J.B. Spins

Jazz, film, and improvised culture.

Wednesday, November 20, 2013

Narco Cultura: Violent Accordion Music

It makes gangster rap sound polite and progressive.  Narcocorrido is a virulent cousin of cajunto, lionizing the drug traffickers and assassins terrorizing Mexico.  Banned in their home country, narcocorridos are largely based in American border cities and do a brisk business through legitimate American retailers. (Indeed, Sam Walton would not be happy to hear what his stores now carry.) Shaul Schwartz observes the state of underground narcocorrido culture and the violence it celebrates in Narco Cultura (trailer here), which opens this Friday in New York.

Raised in Los Angeles, Edgar Quintero fetishizes narcoterrorism on stage as the front man of up-and-coming narcocorrido band BuKnas de Culiacan.  Riccardo Soto sees the fruits of narcocorrido culture every night as a crime scene investigator.  On the plus side, Soto’s skills are in high demand.  Unfortunately, he and his colleagues must wear balaclavas to protect their identity when responding to a call.  For obvious reasons, the dedicated family had tendered his resignation, but his sense of duty compelled him to return six months later.

Almost entirely observational in his approach, Schwartz never asks Soto for a review of Quintero’s latest CD.  Nor does he confront Quintero with crime scene photos of the latest innocent bystanders cut down by his idols.  Presumably, Schwartz was concerned about preserving his subjects’ trust and access, as well as maintaining a consistent tone.  However, this obvious avenue of inquiry forgone casts a long, distracting shadow over the film.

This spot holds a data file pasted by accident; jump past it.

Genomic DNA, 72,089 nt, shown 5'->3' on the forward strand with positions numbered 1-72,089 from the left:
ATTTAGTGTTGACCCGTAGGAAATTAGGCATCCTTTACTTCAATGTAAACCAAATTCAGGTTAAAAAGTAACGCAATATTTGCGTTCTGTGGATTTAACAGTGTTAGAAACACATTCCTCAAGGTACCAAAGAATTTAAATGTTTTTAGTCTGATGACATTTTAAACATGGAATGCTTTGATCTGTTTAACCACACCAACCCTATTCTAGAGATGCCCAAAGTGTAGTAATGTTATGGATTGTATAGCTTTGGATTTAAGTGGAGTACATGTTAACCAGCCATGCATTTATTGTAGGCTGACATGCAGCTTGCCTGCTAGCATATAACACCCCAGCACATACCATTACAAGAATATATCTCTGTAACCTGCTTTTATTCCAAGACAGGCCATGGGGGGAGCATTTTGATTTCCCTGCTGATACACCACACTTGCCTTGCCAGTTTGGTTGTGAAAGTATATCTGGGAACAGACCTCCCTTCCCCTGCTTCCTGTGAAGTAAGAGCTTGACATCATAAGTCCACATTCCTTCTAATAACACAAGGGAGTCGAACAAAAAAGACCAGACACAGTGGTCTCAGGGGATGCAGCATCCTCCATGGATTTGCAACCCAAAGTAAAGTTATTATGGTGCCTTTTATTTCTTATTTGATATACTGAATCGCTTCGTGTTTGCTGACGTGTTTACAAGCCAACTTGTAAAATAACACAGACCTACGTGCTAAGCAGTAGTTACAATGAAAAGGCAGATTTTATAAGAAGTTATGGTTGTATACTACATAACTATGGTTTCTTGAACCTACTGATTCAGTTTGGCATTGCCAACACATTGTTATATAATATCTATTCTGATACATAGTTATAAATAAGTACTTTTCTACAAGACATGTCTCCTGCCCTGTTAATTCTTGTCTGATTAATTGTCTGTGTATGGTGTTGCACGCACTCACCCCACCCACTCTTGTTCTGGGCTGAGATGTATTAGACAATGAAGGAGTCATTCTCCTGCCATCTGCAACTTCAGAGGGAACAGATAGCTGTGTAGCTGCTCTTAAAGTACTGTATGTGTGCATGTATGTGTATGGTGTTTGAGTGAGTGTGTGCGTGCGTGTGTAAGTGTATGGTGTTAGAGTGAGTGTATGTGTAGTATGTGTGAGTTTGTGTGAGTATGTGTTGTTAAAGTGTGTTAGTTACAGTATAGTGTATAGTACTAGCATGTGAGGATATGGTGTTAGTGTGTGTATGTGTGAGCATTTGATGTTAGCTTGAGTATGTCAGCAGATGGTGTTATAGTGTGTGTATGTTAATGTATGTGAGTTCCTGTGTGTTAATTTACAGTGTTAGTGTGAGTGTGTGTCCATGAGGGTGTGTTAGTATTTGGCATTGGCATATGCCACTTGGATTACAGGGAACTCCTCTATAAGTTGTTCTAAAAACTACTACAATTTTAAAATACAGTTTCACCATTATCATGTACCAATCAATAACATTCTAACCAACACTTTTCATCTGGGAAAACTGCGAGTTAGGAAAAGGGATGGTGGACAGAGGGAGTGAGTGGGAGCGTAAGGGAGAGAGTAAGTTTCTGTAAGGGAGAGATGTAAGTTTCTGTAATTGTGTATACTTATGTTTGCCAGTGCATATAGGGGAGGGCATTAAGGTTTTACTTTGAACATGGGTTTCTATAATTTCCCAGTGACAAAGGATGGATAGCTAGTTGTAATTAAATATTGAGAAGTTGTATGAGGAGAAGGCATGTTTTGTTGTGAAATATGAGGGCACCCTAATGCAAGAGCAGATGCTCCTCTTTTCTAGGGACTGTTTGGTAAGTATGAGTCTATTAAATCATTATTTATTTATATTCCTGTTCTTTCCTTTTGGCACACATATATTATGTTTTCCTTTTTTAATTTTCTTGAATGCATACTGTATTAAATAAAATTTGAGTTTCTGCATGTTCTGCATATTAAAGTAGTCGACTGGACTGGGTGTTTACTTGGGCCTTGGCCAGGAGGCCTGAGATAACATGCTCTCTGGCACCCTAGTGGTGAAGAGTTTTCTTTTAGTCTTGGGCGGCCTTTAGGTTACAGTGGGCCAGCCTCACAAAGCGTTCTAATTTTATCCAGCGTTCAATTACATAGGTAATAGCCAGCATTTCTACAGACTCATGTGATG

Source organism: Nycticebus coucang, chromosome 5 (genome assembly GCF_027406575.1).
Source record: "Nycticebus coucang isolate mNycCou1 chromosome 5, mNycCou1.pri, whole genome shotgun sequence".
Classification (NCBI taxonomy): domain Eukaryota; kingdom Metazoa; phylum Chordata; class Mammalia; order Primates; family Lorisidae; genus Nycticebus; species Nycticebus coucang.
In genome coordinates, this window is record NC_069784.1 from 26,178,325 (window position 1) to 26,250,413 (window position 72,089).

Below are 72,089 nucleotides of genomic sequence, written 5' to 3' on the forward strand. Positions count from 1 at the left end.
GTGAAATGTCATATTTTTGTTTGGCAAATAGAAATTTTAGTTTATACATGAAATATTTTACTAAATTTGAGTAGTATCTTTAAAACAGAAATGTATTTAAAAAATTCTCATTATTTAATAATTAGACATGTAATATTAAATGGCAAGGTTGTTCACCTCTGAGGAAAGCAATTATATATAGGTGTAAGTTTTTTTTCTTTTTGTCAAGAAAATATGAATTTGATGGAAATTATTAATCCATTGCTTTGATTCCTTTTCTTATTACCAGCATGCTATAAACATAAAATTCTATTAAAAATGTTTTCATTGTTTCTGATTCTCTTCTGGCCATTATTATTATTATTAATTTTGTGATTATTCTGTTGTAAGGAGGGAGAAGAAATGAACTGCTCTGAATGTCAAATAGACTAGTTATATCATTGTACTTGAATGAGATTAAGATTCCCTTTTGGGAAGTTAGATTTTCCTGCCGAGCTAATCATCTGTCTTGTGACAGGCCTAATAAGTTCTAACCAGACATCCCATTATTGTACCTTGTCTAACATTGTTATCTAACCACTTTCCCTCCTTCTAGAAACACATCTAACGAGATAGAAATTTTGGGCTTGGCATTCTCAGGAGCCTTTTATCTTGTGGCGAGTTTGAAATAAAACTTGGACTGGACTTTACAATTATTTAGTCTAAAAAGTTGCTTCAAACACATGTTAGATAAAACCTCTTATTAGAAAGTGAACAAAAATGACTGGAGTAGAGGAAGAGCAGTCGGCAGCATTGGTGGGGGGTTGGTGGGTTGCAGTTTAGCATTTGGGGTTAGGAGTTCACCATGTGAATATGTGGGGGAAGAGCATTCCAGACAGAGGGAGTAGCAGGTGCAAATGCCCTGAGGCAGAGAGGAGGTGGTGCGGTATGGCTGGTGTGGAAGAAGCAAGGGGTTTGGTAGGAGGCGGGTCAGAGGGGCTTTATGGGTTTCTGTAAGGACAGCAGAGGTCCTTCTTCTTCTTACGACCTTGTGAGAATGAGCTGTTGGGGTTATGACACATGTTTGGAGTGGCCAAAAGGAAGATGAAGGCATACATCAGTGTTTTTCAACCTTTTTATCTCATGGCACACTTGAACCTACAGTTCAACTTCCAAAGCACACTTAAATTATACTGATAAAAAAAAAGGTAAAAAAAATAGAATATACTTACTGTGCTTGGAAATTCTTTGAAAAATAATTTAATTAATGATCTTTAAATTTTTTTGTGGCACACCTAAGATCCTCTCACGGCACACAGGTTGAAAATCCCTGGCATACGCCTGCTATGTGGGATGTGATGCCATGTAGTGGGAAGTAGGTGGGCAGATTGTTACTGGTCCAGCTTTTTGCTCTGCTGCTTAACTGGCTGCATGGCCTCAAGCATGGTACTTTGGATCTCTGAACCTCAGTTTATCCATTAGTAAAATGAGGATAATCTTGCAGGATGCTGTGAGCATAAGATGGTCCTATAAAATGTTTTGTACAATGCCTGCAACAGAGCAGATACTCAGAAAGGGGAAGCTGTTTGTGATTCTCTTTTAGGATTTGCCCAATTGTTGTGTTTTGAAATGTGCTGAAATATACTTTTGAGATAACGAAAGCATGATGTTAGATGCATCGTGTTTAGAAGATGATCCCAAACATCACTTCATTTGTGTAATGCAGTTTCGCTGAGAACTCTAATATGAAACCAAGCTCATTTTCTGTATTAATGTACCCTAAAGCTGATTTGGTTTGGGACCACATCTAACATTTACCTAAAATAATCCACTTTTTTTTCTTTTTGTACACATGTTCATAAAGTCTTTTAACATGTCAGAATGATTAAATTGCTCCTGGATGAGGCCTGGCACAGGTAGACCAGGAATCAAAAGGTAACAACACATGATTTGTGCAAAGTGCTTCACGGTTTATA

At one point, Schwartz revisits the blinged-out cemeteries previously seen in Natalia Almada’s El Velador, but Cultura has considerably more get-up-and-go than its defiantly oblique predecessor.  Things definitely happen in Schwartz’s film, but it is dominated by the bloody aftermaths of the cartels’ ruthless business rather than action per se.

The picture that emerges of a Mexico plagued by bloodshed and corruption is not pretty.  Frankly, it would have been an important wake-up call, but it may have come too late.  Watching the reckless aggression of the narcos, clearly abetted by crooked government officials, it appears Mexico is teetering on the brink of becoming a failed state.  Schwartz never bothers to seek any elusive solutions.  Who knows, maybe France can re-install the heir of Emperor Maximilian.

Narco Cultura is fully stocked with dramatic images, many of which approach the threshold of outright shocking.  Yet, the film is essentially a cinematic shrug, taking it all in, but never delving to deeply into the dysfunctional pop culture it documents.  Far superior to El Velador, but not nearly as emotionally engaging as Bernardo Ruiz’s Reportero, Narco Cultura is still eye opening stuff, recommended for Lou Dobbs watchers when it opens this Friday (11/22) in New York at the AMC Empire.

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